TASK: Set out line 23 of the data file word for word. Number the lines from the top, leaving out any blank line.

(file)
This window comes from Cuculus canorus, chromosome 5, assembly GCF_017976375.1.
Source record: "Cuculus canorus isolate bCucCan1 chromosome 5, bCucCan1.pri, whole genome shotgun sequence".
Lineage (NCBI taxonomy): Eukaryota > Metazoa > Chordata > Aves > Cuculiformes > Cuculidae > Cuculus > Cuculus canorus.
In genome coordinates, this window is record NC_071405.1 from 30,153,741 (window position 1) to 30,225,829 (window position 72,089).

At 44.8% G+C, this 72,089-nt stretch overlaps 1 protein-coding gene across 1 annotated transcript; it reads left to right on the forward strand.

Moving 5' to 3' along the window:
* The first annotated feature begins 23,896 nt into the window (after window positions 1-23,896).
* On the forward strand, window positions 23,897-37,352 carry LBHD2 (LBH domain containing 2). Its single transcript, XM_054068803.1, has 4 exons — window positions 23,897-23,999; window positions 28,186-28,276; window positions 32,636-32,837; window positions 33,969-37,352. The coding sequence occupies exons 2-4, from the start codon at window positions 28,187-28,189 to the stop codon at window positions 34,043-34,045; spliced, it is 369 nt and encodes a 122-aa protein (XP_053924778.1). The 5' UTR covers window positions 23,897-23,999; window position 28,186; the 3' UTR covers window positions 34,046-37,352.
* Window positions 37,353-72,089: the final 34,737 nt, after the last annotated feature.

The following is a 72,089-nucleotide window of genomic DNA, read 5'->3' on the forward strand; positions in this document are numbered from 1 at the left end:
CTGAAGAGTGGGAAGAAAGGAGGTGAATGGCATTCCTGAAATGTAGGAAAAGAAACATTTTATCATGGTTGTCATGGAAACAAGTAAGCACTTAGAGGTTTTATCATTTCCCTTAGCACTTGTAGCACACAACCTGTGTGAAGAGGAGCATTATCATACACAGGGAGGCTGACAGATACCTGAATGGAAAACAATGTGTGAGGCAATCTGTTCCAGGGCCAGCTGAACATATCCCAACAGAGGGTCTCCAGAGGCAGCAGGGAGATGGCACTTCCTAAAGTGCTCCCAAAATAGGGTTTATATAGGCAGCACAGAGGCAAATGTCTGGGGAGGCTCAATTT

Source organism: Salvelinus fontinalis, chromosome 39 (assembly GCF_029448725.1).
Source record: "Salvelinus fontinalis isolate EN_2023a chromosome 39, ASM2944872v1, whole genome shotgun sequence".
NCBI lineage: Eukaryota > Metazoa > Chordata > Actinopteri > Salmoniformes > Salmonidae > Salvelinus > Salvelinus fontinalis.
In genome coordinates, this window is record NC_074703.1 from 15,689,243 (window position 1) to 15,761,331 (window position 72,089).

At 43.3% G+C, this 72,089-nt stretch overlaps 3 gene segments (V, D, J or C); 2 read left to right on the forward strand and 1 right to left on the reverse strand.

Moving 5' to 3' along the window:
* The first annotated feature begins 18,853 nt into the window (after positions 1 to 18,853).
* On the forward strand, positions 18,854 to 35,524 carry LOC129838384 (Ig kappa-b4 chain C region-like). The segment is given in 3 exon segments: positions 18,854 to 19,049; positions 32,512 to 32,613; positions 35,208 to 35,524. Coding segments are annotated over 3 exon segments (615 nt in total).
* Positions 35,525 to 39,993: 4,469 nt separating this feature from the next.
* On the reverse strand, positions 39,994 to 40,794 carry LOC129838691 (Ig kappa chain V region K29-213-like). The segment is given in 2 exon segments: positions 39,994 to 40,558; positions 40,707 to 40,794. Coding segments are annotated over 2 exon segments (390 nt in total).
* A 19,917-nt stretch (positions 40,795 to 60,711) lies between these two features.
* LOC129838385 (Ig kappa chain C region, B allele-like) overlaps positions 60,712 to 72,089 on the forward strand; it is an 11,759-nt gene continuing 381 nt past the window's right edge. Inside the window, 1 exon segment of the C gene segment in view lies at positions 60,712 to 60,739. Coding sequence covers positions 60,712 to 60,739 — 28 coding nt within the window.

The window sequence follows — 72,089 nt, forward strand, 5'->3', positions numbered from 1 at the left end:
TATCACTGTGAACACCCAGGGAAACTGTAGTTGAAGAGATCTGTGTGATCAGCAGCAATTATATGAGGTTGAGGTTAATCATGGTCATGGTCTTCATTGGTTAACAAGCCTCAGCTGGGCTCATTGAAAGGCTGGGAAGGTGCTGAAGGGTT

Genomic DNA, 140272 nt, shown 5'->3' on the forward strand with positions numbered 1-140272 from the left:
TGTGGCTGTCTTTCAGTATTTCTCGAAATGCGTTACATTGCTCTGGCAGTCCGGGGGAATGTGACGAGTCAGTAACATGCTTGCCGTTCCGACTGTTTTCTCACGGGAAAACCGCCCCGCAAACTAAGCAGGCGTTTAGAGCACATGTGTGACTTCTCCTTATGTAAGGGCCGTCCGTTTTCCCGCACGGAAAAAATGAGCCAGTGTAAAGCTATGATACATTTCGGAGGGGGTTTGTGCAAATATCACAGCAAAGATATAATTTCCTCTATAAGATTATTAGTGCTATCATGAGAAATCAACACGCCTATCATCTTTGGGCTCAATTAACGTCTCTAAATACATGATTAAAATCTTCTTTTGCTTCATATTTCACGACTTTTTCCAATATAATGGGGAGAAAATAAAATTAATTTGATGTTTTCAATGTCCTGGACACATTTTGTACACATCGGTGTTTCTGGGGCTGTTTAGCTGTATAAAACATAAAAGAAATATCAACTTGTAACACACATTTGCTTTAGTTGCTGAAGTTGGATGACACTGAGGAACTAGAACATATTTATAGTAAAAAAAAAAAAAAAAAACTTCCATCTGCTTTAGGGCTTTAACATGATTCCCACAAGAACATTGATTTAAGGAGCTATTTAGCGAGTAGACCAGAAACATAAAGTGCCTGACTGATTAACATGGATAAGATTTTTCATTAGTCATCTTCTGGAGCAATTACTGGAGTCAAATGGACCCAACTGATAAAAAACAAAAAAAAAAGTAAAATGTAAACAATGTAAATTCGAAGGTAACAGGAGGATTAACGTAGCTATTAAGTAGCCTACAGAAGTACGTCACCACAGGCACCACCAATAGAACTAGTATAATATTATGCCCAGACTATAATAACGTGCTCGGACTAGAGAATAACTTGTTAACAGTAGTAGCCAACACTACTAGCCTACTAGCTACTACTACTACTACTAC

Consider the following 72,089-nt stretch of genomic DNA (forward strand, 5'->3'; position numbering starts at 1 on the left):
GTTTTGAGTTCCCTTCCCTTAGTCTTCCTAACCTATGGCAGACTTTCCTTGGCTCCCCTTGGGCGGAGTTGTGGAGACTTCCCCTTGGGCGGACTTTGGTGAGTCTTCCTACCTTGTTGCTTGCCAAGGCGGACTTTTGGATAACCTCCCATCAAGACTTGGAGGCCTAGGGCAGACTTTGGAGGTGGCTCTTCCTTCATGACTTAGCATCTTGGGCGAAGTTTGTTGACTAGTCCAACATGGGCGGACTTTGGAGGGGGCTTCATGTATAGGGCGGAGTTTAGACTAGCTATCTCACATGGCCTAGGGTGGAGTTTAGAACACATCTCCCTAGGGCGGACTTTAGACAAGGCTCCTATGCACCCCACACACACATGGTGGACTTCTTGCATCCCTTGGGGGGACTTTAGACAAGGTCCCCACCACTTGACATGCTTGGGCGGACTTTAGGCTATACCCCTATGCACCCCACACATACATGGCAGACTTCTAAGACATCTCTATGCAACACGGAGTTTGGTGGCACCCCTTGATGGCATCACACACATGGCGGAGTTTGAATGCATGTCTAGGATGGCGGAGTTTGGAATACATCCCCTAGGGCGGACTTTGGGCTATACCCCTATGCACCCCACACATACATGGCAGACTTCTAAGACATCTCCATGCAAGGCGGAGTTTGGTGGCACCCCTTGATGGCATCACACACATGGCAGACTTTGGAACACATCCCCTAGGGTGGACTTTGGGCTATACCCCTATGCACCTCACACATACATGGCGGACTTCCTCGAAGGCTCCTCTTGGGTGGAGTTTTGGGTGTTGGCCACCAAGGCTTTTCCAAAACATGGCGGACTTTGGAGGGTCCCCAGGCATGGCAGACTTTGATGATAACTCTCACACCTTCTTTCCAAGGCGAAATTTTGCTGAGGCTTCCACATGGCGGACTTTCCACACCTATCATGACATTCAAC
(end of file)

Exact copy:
* LOC129838385 (Ig kappa chain C region, B allele-like) overlaps positions 60,712 to 72,089 on the forward strand; it is an 11,759-nt gene continuing 381 nt past the window's right edge. Inside the window, 1 exon segment of the C gene segment in view lies at positions 60,712 to 60,739. Coding sequence covers positions 60,712 to 60,739 — 28 coding nt within the window.